Takahiro Terachi
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Takahiro Terachi
Takahiro Terachi
Country (sports) Japan
Born (1979-07-08) 8 July 1979 (age 43)
Tokyo, Japan
PlaysRight-handed
Prize money$182,784
Singles
Career record4-7 (ATP Tour)
Highest rankingNo. 219 (24 April 2000)
Grand Slam singles results
Australian OpenQ2 (1999, 2002)
WimbledonQ2 (2000)
US OpenQ3 (2000)
Doubles
Career record0-2 (ATP Tour)
Highest rankingNo. 364 (3 November 2003)
Medal record
Asian Games
Gold medal - first place Team
Silver medal - second place Team
Bronze medal - third place Doubles

Takahiro Terachi (born 8 July 1979) is a former professional tennis player from Japan.

Tennis career

Born in Tokyo, Terachi began competing professionally in 1998 and reached a career high singles ranking of 219 in the world, winning 17 ITF Futures titles. His best performance on the ATP Tour came at the 2001 Shanghai Open, where he won his way through to the quarter-finals, with wins over Cecil Mamiit and Michael Tebbutt. He made the Japan Open second round twice from six appearances, including 2005 when he defeated Philipp Kohlschreiber.[1]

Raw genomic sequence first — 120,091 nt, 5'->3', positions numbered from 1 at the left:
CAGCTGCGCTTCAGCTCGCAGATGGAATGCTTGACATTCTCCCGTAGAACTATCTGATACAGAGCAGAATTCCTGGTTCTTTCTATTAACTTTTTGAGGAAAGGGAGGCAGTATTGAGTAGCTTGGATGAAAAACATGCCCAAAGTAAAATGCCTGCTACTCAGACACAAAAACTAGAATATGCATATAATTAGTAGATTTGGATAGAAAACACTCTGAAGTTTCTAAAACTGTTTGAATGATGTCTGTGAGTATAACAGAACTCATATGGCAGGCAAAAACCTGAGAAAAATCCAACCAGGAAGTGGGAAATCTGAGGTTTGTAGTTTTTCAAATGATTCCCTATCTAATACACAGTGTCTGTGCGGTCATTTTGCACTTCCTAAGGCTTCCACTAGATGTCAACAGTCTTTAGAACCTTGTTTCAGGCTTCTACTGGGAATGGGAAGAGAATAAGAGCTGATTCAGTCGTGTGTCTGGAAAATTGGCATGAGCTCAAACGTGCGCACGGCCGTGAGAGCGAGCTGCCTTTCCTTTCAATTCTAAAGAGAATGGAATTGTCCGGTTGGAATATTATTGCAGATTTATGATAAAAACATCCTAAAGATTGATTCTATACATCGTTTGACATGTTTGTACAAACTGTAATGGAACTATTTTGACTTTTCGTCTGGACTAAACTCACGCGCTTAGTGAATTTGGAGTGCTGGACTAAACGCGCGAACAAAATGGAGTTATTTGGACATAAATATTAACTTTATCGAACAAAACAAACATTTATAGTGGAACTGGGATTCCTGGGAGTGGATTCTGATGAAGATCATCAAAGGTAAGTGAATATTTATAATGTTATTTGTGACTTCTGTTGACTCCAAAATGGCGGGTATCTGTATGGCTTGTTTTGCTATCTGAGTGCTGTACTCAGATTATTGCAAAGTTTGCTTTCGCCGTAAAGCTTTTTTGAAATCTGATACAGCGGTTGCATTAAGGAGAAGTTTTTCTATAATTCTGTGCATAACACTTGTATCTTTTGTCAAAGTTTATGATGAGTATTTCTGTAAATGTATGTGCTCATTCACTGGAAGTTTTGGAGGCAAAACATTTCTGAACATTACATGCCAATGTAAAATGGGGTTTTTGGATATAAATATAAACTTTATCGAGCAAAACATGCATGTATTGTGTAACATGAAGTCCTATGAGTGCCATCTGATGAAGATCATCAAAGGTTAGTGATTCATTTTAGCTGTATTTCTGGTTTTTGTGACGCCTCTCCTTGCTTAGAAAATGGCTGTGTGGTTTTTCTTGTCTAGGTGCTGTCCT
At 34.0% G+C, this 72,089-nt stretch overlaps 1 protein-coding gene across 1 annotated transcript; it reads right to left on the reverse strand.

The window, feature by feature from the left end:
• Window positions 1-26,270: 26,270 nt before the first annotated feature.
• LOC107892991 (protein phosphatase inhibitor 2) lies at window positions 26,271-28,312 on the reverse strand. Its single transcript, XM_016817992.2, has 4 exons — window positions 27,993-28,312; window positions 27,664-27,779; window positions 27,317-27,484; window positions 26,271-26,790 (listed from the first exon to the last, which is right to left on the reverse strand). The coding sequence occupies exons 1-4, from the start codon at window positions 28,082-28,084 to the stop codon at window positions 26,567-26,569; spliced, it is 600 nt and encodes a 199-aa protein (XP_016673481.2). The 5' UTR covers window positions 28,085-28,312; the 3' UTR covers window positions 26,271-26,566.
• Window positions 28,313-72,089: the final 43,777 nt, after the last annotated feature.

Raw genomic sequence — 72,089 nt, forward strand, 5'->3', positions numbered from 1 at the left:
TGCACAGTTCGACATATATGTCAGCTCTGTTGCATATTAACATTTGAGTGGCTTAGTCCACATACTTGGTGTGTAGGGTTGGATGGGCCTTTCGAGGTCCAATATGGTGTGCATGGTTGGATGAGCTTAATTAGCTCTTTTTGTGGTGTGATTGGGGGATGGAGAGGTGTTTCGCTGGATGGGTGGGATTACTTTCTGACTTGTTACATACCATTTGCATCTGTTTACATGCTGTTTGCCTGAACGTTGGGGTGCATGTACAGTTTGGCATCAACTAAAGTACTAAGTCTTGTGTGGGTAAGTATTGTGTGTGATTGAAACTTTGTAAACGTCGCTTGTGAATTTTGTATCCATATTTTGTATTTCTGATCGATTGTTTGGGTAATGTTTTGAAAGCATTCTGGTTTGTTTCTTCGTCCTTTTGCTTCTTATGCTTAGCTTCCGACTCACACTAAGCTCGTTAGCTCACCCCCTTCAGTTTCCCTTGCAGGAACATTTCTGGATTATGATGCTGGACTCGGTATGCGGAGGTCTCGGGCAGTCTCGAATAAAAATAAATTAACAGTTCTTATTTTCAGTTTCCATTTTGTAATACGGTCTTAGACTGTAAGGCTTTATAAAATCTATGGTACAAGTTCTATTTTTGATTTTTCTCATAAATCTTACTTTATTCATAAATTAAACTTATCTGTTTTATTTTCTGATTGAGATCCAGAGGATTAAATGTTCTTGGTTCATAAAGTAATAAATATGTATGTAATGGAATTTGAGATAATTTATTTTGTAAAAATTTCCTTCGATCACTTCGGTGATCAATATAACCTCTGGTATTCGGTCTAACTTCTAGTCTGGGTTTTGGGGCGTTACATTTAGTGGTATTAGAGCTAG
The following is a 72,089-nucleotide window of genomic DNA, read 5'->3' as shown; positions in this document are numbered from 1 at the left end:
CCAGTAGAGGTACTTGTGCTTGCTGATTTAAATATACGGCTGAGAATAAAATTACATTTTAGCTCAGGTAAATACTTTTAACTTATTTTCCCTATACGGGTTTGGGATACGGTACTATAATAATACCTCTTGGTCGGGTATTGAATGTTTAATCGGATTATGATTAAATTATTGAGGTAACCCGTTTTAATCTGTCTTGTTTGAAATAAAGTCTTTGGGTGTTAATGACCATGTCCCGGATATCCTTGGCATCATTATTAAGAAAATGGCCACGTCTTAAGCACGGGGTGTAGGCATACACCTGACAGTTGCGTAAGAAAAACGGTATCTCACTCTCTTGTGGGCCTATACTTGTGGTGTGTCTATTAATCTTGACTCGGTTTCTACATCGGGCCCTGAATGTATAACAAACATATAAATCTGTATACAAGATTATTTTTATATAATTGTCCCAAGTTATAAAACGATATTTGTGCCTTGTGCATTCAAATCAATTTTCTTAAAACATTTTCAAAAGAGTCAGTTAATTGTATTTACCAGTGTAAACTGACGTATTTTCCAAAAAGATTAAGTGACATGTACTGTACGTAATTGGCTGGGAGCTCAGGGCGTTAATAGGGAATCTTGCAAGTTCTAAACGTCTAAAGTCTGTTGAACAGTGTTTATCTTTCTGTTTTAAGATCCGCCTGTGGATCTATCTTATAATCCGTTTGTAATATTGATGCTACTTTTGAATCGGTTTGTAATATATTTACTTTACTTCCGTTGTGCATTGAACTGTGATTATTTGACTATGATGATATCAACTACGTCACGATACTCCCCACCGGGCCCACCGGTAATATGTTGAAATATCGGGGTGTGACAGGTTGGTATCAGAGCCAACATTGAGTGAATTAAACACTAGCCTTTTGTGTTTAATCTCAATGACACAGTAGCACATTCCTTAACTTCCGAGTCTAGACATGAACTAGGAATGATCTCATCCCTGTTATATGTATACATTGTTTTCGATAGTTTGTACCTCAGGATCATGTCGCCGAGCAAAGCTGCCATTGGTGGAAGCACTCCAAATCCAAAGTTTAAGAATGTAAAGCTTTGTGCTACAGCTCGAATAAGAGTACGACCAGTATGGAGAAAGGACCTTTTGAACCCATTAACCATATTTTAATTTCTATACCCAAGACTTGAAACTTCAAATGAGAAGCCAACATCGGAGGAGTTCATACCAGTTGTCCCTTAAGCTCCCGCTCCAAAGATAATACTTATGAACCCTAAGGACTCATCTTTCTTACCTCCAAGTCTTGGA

Terachi appeared for Japan in four Davis Cup ties from 2002 to 2004. He won two of his four doubles rubbers. His only singles rubber was against Febi Widhiyanto and he had to retire in the second set with a wrist injury.[2]

In addition to the Davis Cup he also represented Japan in the Asian Games and won a doubles bronze in Bangkok in 1998, partnering Michihisa Onoda. He was a gold medalist in the team event at the 2002 Asian Games in Busan, with his upset win over South Korean's Lee Hyung-taik giving Japan an unassailable 2-0 lead in the final.[3]

See also

References

  1. ^ "Sugiyama moves to 2nd round". The Japan Times. 5 October 2005.
  2. ^ Maylam, John (10 February 2004). "Davenport powers to fourth Toray title". The Japan Times.
  3. ^ "Sun shines for China". BBC News. 7 October 2002.

External links


  This article uses material from the Wikipedia page available here. It is released under the Creative Commons Attribution-Share-Alike License 3.0.

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